The Silence Between Exhalation and Inhalation – Jean Klein

Feel your feet in contact with the ground. Feel yourself erect, straight, vertical. Move your neck slightly back, so you feel that the cervical region is a prolongation of the rest of your spinal cord. Be aware of the position of your shoulders and shoulder blades. The slightest rising up of the shoulders is a defense. Feel your nostrils. Feel the entrance to your nostrils. Fell the coming and going of the breath several inches in front of the entrance to the nostrils. Do not control the breath or have any pretension of being an observer. Feel the expansion of the breath in the upper part of your torso, on the level of your collarbones. Be completely one with the coming and going of the breath, which is localized on the level of the collarbones. Then feel the expansion of the breath a little lower, in the center, the middle part of your trunk. Now completely ignore the upper part. Be one with coming and going of the breath. Then feel the expanding of the breath in the lower part, the abdominal region. Ignoring the upper and middle regions, go knowingly into the process. Then inhale with all of the regions: lower, middle, upper part; exhale upper part, middle part, lower part. The inhalation and the exhalation take place exclusively through the nostrils.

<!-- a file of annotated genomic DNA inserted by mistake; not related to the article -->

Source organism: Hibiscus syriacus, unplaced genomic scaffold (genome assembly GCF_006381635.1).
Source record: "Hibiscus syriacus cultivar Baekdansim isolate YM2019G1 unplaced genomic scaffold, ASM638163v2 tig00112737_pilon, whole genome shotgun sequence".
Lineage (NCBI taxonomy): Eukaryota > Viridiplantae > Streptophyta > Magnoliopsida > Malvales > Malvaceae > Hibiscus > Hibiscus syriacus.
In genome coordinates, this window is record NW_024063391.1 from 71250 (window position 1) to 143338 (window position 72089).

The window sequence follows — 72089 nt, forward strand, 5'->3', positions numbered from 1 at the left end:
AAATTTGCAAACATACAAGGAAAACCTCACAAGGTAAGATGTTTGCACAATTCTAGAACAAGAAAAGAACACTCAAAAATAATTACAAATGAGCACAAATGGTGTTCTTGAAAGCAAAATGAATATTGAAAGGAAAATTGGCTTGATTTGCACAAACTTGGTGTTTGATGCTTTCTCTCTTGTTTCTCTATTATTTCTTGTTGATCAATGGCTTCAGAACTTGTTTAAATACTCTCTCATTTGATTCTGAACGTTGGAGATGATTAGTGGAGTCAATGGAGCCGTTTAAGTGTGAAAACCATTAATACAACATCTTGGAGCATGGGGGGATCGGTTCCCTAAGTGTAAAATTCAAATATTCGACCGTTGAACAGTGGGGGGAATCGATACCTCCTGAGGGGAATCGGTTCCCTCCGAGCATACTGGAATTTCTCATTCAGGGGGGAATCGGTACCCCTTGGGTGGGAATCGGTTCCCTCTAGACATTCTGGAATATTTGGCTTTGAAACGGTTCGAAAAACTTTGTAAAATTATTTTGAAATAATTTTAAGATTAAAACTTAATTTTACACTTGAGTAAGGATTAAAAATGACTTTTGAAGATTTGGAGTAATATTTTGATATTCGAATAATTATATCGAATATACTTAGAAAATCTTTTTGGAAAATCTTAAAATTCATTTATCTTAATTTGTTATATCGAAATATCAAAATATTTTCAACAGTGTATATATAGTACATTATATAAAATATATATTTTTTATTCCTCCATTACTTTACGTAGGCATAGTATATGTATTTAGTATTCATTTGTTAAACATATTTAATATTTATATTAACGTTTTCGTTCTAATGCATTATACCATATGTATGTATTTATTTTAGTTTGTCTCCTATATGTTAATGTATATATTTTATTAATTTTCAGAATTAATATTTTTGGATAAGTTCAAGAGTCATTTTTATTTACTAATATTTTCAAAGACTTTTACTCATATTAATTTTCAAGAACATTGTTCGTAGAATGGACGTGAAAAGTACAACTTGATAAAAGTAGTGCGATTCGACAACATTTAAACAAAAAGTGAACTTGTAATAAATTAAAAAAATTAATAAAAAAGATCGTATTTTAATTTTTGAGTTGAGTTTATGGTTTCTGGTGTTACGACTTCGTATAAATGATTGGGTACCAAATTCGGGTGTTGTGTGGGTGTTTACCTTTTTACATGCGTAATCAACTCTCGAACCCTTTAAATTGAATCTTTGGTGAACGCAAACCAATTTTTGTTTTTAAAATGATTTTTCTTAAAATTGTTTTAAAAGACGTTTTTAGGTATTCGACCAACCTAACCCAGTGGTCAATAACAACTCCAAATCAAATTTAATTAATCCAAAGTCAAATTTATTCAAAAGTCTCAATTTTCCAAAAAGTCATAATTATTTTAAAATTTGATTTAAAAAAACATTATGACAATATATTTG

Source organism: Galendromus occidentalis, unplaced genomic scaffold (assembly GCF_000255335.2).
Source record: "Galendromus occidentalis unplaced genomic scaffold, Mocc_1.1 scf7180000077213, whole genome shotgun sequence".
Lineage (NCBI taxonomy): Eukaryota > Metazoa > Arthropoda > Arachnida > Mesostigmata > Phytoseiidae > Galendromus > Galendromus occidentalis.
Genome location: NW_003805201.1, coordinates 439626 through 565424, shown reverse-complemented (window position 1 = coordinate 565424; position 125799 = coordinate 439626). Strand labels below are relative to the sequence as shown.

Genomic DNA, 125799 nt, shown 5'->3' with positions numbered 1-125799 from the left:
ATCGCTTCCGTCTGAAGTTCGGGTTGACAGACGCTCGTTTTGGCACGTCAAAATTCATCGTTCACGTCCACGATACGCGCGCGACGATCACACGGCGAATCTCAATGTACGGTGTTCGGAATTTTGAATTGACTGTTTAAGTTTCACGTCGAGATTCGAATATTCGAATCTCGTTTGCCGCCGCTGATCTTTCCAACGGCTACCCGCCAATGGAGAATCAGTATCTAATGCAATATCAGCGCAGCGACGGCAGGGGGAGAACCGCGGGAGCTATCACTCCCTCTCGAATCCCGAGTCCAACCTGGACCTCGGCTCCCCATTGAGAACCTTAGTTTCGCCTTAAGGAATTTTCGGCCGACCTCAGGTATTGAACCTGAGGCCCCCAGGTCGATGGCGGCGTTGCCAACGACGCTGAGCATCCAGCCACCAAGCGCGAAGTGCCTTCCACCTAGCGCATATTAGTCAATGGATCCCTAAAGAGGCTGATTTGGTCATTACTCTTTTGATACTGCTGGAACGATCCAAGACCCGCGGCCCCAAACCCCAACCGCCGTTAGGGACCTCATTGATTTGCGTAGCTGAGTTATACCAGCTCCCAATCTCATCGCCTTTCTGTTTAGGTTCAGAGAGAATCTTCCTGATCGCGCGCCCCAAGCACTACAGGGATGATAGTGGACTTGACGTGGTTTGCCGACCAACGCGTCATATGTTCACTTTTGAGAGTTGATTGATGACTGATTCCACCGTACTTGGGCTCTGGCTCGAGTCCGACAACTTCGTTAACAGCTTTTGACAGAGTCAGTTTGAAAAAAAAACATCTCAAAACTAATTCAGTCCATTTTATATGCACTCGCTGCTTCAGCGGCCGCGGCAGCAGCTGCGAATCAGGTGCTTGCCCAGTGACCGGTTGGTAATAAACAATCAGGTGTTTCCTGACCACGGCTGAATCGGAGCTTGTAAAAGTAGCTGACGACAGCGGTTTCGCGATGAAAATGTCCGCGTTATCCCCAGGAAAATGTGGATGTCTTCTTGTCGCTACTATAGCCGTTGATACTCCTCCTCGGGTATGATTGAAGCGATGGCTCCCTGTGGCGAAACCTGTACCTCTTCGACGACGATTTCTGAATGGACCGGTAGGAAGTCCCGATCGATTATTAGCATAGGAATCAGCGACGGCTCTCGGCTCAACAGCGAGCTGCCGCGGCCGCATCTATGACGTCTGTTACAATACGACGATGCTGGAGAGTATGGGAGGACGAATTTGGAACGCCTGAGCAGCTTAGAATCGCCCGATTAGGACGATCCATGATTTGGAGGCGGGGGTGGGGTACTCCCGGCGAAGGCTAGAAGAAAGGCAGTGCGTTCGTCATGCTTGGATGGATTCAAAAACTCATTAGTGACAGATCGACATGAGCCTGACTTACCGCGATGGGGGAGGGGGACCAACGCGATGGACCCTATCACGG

Let the exhalation go completely to the end. Sometimes you think that you are at the end, but there is still some residue. So go to the very end of the exhalation, but without forcing the air out. Then be completely attuned to the silence after the exhalation, and wait for the inner need of the body to inhale. Feel the exhalation and inhalation several inches in front of the nostrils. There must be no intention in the frontal region of the brain. It then is completely relaxed. There is no rising up of the shoulders. Keep them down, knowingly. There are no gaps or stops and starts in the inhalation and the exhalation; it is one steady flow, from the beginning to end, the same intensity. You live from moment to moment; there is no anticipation to an end. You follow from moment to moment. Be aware during the inhalation that it is not a grasping, a taking. And let the exhalation completely die in silence. There is a moment when there is a forgetting of the inhalation and exhalation, and awareness is in identity with the silence between exhalation and inhalation. Be this identity with the silence.

Jean Klein

from Open to the Unknown – Third Millennium Publications, 1992

To read more from Jean Klein see:  https://o-meditation.com/category/jean-klein/

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